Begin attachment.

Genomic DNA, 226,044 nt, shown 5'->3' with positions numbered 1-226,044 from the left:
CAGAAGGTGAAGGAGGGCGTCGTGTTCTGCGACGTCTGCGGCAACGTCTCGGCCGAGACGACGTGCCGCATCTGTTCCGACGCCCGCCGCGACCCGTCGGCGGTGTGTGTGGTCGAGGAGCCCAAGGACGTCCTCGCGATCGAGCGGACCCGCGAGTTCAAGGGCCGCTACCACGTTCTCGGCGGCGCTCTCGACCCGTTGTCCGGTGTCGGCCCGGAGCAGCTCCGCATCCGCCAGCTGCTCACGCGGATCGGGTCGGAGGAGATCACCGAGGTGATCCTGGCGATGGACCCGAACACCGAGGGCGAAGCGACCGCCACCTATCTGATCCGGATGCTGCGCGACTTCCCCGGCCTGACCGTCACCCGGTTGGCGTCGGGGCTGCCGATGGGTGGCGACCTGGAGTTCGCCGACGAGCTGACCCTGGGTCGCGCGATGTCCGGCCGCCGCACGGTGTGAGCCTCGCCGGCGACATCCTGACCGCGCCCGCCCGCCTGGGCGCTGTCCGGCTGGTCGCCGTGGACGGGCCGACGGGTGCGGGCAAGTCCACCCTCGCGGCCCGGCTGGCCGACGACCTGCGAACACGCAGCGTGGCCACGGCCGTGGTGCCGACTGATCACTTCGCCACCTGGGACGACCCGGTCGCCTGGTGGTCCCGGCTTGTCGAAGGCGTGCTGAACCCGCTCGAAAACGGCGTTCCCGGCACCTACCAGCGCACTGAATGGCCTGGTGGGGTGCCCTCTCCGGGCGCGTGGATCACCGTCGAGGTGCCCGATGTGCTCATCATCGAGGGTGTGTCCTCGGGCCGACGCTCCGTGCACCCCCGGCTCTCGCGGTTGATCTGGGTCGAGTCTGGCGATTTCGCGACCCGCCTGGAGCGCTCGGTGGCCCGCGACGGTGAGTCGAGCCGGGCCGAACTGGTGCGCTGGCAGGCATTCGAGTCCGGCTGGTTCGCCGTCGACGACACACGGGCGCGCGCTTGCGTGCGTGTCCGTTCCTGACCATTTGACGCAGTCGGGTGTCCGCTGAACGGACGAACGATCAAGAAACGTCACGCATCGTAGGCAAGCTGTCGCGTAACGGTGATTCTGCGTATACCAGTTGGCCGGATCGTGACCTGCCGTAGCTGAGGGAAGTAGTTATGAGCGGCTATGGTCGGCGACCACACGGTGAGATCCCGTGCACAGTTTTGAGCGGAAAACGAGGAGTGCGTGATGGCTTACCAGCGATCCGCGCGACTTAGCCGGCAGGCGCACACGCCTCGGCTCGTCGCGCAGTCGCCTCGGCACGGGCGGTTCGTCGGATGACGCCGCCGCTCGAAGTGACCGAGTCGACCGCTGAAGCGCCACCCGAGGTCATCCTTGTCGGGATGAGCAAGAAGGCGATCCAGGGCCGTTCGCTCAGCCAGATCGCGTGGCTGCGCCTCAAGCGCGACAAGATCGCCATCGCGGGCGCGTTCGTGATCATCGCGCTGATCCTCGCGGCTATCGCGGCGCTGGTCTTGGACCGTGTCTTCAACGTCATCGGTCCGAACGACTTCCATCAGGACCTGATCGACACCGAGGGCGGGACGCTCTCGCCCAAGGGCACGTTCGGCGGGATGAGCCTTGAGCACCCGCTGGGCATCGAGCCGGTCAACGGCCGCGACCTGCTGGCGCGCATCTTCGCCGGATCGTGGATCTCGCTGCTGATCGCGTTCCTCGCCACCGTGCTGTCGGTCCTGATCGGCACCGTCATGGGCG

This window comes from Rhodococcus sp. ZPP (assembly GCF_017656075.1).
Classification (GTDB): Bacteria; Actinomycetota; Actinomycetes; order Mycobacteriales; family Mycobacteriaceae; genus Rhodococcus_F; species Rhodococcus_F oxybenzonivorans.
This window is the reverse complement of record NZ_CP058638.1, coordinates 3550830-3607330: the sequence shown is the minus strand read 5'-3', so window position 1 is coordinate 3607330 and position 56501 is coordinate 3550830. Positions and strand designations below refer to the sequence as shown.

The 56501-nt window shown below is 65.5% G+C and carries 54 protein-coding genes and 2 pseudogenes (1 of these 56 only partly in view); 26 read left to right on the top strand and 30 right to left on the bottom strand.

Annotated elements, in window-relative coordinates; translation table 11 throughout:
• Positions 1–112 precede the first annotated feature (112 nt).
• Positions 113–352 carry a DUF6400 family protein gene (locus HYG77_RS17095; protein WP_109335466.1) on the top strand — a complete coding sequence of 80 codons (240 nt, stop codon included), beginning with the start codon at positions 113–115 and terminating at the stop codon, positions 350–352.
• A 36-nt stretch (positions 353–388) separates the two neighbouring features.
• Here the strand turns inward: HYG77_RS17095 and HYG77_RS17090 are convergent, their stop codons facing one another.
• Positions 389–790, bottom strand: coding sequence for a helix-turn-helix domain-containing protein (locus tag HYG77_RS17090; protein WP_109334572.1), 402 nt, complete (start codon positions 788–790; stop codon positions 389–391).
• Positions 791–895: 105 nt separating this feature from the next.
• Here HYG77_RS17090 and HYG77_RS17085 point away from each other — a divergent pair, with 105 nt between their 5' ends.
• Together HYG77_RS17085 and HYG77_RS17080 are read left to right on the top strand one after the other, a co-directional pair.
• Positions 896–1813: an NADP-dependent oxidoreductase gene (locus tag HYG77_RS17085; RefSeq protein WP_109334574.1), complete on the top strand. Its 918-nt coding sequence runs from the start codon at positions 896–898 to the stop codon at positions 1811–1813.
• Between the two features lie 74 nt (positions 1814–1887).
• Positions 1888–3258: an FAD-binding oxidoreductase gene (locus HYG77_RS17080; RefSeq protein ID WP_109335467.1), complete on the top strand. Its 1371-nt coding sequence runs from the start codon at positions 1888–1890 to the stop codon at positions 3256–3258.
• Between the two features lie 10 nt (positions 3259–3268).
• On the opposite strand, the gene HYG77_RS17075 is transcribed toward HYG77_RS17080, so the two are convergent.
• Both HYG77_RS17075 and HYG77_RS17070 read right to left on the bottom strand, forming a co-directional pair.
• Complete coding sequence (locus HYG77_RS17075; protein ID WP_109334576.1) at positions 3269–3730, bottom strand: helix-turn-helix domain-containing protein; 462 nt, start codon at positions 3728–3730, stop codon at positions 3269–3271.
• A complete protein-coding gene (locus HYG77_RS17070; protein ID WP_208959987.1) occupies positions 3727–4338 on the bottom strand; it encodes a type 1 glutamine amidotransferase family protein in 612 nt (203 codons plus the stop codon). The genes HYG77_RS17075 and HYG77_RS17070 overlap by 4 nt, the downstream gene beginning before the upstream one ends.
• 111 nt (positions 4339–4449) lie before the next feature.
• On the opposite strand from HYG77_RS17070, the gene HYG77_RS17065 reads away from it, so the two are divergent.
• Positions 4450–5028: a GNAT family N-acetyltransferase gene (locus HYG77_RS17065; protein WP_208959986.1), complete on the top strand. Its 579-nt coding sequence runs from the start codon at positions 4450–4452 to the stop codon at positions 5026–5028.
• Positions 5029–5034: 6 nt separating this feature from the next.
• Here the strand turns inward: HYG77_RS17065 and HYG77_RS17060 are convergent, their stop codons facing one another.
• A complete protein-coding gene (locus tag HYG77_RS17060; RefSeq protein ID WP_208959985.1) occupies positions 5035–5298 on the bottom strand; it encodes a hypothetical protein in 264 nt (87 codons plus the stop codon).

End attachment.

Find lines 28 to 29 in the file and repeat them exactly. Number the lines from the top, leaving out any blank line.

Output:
• Here the strand turns inward: HYG77_RS17065 and HYG77_RS17060 are convergent, their stop codons facing one another.
• A complete protein-coding gene (locus tag HYG77_RS17060; RefSeq protein ID WP_208959985.1) occupies positions 5035–5298 on the bottom strand; it encodes a hypothetical protein in 264 nt (87 codons plus the stop codon).